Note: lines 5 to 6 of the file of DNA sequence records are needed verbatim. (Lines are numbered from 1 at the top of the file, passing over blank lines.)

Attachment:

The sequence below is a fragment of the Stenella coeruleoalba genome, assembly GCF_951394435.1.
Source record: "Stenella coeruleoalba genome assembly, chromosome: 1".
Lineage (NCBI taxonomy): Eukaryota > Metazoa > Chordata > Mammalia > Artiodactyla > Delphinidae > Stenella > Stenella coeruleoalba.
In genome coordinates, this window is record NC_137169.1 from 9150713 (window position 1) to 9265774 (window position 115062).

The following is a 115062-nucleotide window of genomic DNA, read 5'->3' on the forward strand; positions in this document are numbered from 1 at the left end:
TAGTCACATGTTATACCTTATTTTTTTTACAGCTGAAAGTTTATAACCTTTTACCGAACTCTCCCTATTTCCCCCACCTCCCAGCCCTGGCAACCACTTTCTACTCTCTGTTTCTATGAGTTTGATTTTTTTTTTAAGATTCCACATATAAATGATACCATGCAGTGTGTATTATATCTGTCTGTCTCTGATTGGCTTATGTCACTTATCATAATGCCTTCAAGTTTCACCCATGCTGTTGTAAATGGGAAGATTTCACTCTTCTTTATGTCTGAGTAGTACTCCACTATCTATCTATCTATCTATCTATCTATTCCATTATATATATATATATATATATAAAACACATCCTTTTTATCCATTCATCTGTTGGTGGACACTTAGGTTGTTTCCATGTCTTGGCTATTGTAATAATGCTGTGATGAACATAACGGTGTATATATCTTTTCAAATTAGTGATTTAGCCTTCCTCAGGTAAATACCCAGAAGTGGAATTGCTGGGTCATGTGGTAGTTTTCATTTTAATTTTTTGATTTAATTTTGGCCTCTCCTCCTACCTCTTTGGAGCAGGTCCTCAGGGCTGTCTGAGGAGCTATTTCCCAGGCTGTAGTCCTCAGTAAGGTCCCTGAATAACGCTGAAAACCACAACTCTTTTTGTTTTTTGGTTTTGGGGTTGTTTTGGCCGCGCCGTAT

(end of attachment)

The following is a 115062-nucleotide window of genomic DNA, read 5'->3' on the forward strand; positions in this document are numbered from 1 at the left end:
TAGTCACATGTTATACCTTATTTTTTTTACAGCTGAAAGTTTATAACCTTTTACCGAACTCTCCCTATTTCCCCCACCTCCCAGCCCTGGCAACCACTTTCTACTCTCTGTTTCTATGAGTTTGATTTTTTTTTTAAGATTCCACATATAAATGATACCATGCAGTGTGTATTATATCTGTCTGTCTCTGATTGGCTTATGTCACTTATCATAATGCCTTCAAGTTTCACCCATGCTGTTGTAAATGGGAAGATTTCACTCTTCTTTATGTCTGAGTAGTACTCCACTATCTATCTATCTATCTATCTATCTATTCCATTATATATATATATATATATATAAAACACATCCTTTTTATCCATTCATCTGTTGGTGGACACTTAGGTTGTTTCCATGTCTTGGCTATTGTAATAATGCTGTGATGAACATAACGGTGTATATATCTTTTCAAATTAGTGATTTAGCCTTCCTCAGGTAAATACCCAGAAGTGGAATTGCTGGGTCATGTGGTAGTTTTCATTTTAATTTTTTGATTTAATTTTGGCCTCTCCTCCTACCTCTTTGGAGCAGGTCCTCAGGGCTGTCTGAGGAGCTATTTCCCAGGCTGTAGTCCTCAGTAAGGTCCCTGAATAACGCTGAAAACCACAACTCTTTTTGTTTTTTGGTTTTGGGGTTGTTTTGGCCGCGCCGTAT